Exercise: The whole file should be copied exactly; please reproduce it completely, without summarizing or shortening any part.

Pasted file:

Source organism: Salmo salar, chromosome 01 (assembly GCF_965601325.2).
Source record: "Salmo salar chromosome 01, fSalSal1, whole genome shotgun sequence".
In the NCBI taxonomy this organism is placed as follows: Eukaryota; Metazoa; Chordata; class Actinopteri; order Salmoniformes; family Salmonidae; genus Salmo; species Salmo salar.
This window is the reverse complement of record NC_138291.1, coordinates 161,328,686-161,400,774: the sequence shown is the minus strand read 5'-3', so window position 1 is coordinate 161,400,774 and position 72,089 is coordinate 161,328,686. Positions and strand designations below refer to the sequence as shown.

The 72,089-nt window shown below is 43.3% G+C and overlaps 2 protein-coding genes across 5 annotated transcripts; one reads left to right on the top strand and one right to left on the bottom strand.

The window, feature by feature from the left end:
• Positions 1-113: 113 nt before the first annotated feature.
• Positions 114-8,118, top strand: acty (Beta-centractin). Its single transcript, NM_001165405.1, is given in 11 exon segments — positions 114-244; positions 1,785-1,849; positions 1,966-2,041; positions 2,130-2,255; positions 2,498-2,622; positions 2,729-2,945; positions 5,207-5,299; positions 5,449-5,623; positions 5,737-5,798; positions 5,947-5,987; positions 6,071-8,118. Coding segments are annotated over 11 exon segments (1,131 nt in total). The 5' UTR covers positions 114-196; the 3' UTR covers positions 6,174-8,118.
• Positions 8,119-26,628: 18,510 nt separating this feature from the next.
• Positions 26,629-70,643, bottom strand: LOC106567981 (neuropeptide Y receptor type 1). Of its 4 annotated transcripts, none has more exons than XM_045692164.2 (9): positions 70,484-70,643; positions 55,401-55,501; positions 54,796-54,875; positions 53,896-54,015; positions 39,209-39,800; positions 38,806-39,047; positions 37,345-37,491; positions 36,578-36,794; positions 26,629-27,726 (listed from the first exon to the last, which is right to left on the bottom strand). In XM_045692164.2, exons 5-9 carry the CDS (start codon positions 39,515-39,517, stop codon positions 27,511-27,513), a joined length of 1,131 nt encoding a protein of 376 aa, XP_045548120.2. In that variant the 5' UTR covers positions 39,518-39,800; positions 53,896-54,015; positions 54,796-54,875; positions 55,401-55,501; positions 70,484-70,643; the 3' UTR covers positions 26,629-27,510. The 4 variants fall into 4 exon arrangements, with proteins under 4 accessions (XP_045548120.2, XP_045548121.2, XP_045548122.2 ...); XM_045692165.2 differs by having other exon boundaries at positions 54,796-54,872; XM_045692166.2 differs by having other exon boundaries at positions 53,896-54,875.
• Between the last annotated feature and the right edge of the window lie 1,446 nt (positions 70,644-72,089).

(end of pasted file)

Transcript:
Source organism: Salmo salar, chromosome 01 (assembly GCF_965601325.2).
Source record: "Salmo salar chromosome 01, fSalSal1, whole genome shotgun sequence".
In the NCBI taxonomy this organism is placed as follows: Eukaryota; Metazoa; Chordata; class Actinopteri; order Salmoniformes; family Salmonidae; genus Salmo; species Salmo salar.
This window is the reverse complement of record NC_138291.1, coordinates 161,328,686-161,400,774: the sequence shown is the minus strand read 5'-3', so window position 1 is coordinate 161,400,774 and position 72,089 is coordinate 161,328,686. Positions and strand designations below refer to the sequence as shown.

The 72,089-nt window shown below is 43.3% G+C and overlaps 2 protein-coding genes across 5 annotated transcripts; one reads left to right on the top strand and one right to left on the bottom strand.

The window, feature by feature from the left end:
• Positions 1-113: 113 nt before the first annotated feature.
• Positions 114-8,118, top strand: acty (Beta-centractin). Its single transcript, NM_001165405.1, is given in 11 exon segments — positions 114-244; positions 1,785-1,849; positions 1,966-2,041; positions 2,130-2,255; positions 2,498-2,622; positions 2,729-2,945; positions 5,207-5,299; positions 5,449-5,623; positions 5,737-5,798; positions 5,947-5,987; positions 6,071-8,118. Coding segments are annotated over 11 exon segments (1,131 nt in total). The 5' UTR covers positions 114-196; the 3' UTR covers positions 6,174-8,118.
• Positions 8,119-26,628: 18,510 nt separating this feature from the next.
• Positions 26,629-70,643, bottom strand: LOC106567981 (neuropeptide Y receptor type 1). Of its 4 annotated transcripts, none has more exons than XM_045692164.2 (9): positions 70,484-70,643; positions 55,401-55,501; positions 54,796-54,875; positions 53,896-54,015; positions 39,209-39,800; positions 38,806-39,047; positions 37,345-37,491; positions 36,578-36,794; positions 26,629-27,726 (listed from the first exon to the last, which is right to left on the bottom strand). In XM_045692164.2, exons 5-9 carry the CDS (start codon positions 39,515-39,517, stop codon positions 27,511-27,513), a joined length of 1,131 nt encoding a protein of 376 aa, XP_045548120.2. In that variant the 5' UTR covers positions 39,518-39,800; positions 53,896-54,015; positions 54,796-54,875; positions 55,401-55,501; positions 70,484-70,643; the 3' UTR covers positions 26,629-27,510. The 4 variants fall into 4 exon arrangements, with proteins under 4 accessions (XP_045548120.2, XP_045548121.2, XP_045548122.2 ...); XM_045692165.2 differs by having other exon boundaries at positions 54,796-54,872; XM_045692166.2 differs by having other exon boundaries at positions 53,896-54,875.
• Between the last annotated feature and the right edge of the window lie 1,446 nt (positions 70,644-72,089).